The second part of the exhibition — The Embodiment Of Eastern Philosophy — shows King Pinklao's interest in the conservation of Siamese traditional arts. He promoted royal ceremonies and religious practices at his palace and also restored and renovated many temples. He demonstrated his intellect in the aspects of literature and music. He wrote verse and played several musical instruments.
Moreover, King Pinklao was open to influences from other Eastern philosophies, especially those of Chinese origin. His private residence was built in the Chinese style. His personal collections consisted of many Chinese objects, such as a stone bed decorated with mother of pearl inlay, a Chinese-style throne, a stone plaque with a blessing written in calligraphy, Chinese ceramics, furniture and lanterns.
The third section of the exhibition is entitled The Opening Of Siam To The Western World. This part shows King Pinklao's acumen and admiration of Western contributions. King Pinklao excelled in the English language, naval and artillery affairs, music, steamship building and several other fields of sciences from the West.
There was evidence that every time he was visited by ambassadors, diplomatic corps or missionaries at Wang Na Palace, they said King Pinklao was very keen on art, culture, traditions and customs and Western technology. He wisely adapted new innovations and what he learned to his way of living.
Two examples of his admiration of the Western lifestyle are the way King Pinklao grew a moustache and beard and gave out name cards designed by himself to all the diplomats, missionaries and important guests. Furthermore, he gave the name George Washington to his first son Phra Ong Chao Yodying Prayura Yot due to his being modern and knowledgeable about Western history.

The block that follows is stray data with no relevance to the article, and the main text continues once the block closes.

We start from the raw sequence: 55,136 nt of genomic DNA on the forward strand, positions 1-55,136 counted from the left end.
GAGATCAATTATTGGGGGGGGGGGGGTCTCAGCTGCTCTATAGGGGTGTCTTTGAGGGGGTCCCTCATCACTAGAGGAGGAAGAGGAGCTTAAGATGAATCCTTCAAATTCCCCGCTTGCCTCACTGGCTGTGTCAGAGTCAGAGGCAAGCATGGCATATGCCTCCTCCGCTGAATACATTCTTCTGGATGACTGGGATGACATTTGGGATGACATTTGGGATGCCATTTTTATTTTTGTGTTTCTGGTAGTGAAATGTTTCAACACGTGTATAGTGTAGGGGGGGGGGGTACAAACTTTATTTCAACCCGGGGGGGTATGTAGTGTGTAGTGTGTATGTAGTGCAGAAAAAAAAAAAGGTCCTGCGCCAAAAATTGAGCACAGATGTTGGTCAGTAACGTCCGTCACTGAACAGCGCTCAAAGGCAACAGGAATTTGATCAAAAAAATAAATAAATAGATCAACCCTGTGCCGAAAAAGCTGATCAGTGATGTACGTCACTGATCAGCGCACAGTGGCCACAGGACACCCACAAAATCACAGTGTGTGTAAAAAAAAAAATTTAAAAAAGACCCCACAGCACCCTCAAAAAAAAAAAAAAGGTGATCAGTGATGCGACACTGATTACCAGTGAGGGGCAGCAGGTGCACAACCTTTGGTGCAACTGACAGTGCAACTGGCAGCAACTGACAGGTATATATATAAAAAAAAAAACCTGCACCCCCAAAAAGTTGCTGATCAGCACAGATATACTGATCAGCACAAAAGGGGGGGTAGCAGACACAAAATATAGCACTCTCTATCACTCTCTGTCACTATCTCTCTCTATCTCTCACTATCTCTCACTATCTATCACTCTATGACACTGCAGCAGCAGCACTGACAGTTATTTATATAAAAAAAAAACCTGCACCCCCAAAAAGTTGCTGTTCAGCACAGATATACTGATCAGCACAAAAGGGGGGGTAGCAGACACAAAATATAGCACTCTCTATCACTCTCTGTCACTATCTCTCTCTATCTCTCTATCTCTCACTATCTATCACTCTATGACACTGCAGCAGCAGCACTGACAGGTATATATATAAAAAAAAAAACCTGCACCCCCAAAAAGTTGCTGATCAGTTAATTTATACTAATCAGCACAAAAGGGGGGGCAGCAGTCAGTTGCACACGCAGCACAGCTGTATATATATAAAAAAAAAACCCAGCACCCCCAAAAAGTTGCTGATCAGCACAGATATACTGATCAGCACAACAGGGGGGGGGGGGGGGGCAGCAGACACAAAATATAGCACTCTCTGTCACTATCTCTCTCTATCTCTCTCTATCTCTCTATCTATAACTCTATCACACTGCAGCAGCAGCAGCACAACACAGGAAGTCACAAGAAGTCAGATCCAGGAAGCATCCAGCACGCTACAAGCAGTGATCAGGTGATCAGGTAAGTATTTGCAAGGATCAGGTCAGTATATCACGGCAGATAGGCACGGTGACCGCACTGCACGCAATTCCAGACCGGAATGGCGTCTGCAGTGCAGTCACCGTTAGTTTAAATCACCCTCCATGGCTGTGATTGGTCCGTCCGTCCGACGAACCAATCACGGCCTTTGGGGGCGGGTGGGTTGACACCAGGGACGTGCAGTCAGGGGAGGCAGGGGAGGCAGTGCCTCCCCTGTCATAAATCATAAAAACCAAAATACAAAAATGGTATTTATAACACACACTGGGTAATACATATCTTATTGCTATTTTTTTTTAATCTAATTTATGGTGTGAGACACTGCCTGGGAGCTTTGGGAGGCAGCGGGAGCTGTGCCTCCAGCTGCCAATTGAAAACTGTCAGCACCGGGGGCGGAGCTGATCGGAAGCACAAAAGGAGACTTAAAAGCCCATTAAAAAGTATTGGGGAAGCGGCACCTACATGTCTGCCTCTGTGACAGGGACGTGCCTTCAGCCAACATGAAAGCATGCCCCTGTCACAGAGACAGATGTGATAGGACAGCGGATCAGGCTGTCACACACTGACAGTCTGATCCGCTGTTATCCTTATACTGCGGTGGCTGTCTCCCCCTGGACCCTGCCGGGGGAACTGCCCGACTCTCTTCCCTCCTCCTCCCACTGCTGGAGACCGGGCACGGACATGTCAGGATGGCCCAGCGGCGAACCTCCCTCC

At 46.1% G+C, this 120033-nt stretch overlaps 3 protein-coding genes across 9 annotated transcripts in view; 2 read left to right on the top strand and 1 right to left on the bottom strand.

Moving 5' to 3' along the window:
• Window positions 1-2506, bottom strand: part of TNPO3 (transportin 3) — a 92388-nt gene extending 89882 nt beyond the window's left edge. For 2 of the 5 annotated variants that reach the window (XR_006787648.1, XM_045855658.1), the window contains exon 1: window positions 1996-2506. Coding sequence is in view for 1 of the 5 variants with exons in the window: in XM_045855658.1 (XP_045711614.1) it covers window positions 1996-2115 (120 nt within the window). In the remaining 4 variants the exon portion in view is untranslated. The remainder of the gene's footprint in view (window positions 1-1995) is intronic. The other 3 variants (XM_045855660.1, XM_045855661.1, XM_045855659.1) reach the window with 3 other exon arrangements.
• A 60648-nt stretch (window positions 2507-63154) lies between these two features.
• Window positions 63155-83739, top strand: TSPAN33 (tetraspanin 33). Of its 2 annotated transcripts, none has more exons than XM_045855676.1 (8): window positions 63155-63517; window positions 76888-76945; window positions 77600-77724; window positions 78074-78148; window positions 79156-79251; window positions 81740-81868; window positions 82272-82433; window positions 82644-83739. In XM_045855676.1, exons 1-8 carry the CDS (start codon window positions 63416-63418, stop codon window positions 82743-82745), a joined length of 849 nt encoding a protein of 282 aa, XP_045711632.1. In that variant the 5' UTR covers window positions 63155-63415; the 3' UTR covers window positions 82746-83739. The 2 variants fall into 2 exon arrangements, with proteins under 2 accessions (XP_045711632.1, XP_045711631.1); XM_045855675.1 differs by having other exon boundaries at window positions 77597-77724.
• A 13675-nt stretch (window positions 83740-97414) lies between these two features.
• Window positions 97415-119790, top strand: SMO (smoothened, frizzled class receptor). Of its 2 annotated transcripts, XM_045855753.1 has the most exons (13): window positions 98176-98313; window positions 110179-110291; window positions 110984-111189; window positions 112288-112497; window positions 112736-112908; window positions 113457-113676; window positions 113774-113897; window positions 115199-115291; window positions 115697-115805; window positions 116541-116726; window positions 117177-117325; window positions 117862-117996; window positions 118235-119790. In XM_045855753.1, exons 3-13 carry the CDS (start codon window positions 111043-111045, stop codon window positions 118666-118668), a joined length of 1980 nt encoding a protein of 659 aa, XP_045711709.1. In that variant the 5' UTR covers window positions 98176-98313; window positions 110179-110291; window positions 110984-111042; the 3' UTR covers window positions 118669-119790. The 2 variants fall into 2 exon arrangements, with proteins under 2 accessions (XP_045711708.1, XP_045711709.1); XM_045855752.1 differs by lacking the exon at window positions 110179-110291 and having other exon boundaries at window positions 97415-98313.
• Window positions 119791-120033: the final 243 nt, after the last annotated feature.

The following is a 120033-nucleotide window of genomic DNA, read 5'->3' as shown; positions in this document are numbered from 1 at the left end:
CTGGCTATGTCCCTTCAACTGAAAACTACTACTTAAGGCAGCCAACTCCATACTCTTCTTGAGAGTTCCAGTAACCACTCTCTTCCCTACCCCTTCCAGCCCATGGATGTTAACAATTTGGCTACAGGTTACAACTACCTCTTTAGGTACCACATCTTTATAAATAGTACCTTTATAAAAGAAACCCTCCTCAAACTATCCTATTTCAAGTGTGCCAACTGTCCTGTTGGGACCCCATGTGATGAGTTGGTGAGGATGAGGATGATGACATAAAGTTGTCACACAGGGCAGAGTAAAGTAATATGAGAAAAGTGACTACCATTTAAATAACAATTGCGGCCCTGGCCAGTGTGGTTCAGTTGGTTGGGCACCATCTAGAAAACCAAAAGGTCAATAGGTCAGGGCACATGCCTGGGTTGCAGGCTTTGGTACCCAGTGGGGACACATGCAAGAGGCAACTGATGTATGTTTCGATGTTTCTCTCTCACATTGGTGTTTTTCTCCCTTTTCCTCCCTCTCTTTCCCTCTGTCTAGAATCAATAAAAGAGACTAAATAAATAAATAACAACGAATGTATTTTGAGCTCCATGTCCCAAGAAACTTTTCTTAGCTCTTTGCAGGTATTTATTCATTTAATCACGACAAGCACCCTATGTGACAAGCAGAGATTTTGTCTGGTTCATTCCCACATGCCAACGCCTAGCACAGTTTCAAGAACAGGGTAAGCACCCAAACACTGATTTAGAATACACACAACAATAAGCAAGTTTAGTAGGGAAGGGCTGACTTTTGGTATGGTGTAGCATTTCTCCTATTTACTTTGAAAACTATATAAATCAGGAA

Furthermore, he played a major role in helping Siam survive threats of imperialism, especially via his good ties with missionaries and other foreigners from England, the US, France, Denmark, Portugal and Holland. During the reign of King Rama IV, Siam opened up to new relationships with many Western countries. Both King Rama IV and King Pinklao inked agreements on diplomatic relations with powerful nations such as Britain, France and the US as well as many trading treaties. Through those treaties, both kings successfully used a strategic plan which allowed them to follow and cope with modernisation. Their long-term vision enabled Siam to remain free from the danger of colonisation.
In the field of art and architecture, King Pinklao incorporated Western architectural design in pavilions and furnished them with Western furniture and accessories. One example is the neoclassical style of the pavilion in which he resided — the Itsaret Rajanusorn Pavilion, or the formerly Wongchan (Ring of the Moon) Pavilion. This style was popular in Britain and the US during the 18th-19th centuries and called the Adam Style in Britain and the Federal Style in the US.
In all, King Pinklao, the Second King of Siam, applied both art and sciences to national administration and his way of life. He lived his life with simplicity, good taste and the balance of traditional and modern influences.
- The exhibition is open to the public at the Itsarawinitchai Throne Hall, the National Museum Bangkok, during 9am-4pm on Wednesdays-Sundays.
- Contact 02-224-1333.
At the entrance of the Itsarawinitchai Throne Hall, visitors can see the oil painting of King Pinklao wearing a navy general’s Western-style uniform.